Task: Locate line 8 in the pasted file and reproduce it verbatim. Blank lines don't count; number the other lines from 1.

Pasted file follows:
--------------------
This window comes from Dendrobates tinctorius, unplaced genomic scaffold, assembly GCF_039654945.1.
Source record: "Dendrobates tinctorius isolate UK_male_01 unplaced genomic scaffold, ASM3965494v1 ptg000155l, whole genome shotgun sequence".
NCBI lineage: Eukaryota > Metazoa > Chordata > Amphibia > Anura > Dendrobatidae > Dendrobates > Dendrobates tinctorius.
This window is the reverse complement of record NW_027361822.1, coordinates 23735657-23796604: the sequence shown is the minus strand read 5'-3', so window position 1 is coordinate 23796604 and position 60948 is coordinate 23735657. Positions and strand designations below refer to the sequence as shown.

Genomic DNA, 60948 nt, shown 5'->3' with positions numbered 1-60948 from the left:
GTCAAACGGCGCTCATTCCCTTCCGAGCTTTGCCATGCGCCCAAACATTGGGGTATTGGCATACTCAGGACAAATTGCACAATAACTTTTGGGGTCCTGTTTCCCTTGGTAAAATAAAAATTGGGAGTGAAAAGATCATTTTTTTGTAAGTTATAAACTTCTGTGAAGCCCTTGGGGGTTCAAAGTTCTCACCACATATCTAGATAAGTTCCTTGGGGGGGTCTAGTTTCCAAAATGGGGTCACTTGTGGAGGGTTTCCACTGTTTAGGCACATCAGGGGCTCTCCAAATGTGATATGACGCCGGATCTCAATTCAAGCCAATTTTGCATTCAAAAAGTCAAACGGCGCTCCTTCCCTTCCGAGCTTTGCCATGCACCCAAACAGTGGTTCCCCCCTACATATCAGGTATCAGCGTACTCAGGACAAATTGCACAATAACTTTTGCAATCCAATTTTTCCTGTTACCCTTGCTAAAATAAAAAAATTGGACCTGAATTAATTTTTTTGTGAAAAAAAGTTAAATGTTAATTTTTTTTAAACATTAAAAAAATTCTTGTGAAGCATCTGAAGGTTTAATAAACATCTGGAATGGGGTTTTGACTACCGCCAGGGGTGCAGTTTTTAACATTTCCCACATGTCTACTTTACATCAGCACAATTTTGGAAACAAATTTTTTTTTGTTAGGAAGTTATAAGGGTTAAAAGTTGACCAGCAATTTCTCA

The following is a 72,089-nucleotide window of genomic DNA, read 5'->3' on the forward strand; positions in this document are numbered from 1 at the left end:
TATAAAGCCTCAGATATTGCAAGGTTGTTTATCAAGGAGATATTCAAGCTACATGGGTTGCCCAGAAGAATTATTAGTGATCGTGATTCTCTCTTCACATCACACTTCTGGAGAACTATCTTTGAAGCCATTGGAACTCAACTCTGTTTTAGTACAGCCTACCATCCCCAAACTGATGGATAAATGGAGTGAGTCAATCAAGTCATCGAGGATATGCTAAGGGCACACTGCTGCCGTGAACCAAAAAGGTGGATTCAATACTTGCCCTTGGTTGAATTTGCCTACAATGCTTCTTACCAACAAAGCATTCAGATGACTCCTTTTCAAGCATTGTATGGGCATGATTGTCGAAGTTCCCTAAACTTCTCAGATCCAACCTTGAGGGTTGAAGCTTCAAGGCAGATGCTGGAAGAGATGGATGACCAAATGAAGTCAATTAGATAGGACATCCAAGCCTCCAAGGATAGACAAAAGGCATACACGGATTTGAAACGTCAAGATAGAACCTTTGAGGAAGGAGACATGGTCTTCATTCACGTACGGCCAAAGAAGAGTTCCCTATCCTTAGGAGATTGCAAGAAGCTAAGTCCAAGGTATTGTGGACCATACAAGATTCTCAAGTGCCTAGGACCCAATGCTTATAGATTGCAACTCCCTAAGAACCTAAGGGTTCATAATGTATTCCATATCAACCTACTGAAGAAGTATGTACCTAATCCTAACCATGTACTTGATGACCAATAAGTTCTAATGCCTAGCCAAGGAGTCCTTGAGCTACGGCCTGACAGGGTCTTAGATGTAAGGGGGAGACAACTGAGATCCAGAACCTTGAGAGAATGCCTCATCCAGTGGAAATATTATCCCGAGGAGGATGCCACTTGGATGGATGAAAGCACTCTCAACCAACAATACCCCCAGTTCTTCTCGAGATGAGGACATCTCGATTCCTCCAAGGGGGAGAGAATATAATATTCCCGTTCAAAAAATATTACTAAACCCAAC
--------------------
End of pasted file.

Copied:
TATAAAGCCTCAGATATTGCAAGGTTGTTTATCAAGGAGATATTCAAGCTACATGGGTTGCCCAGAAGAATTATTAGTGATCGTGATTCTCTCTTCACATCACACTTCTGGAGAACTATCTTTGAAGCCATTGGAACTCAACTCTGTTTTAGTACAGCCTACCATCCCCAAACTGATGGATAAATGGAGTGAGTCAATCAAGTCATCGAGGATATGCTAAGGGCACACTGCTGCCGTGAACCAAAAAGGTGGATTCAATACTTGCCCTTGGTTGAATTTGCCTACAATGCTTCTTACCAACAAAGCATTCAGATGACTCCTTTTCAAGCATTGTATGGGCATGATTGTCGAAGTTCCCTAAACTTCTCAGATCCAACCTTGAGGGTTGAAGCTTCAAGGCAGATGCTGGAAGAGATGGATGACCAAATGAAGTCAATTAGATAGGACATCCAAGCCTCCAAGGATAGACAAAAGGCATACACGGATTTGAAACGTCAAGATAGAACCTTTGAGGAAGGAGACATGGTCTTCATTCACGTACGGCCAAAGAAGAGTTCCCTATCCTTAGGAGATTGCAAGAAGCTAAGTCCAAGGTATTGTGGACCATACAAGATTCTCAAGTGCCTAGGACCCAATGCTTATAGATTGCAACTCCCTAAGAACCTAAGGGTTCATAATGTATTCCATATCAACCTACTGAAGAAGTATGTACCTAATCCTAACCATGTACTTGATGACCAATAAGTTCTAATGCCTAGCCAAGGAGTCCTTGAGCTACGGCCTGACAGGGTCTTAGATGTAAGGGGGAGACAACTGAGATCCAGAACCTTGAGAGAATGCCTCATCCAGTGGAAATATTATCCCGAGGAGGATGCCACTTGGATGGATGAAAGCACTCTCAACCAACAATACCCCCAGTTCTTCTCGAGATGAGGACATCTCGATTCCTCCAAGGGGGAGAGAATATAATATTCCCGTTCAAAAAATATTACTAAACCCAAC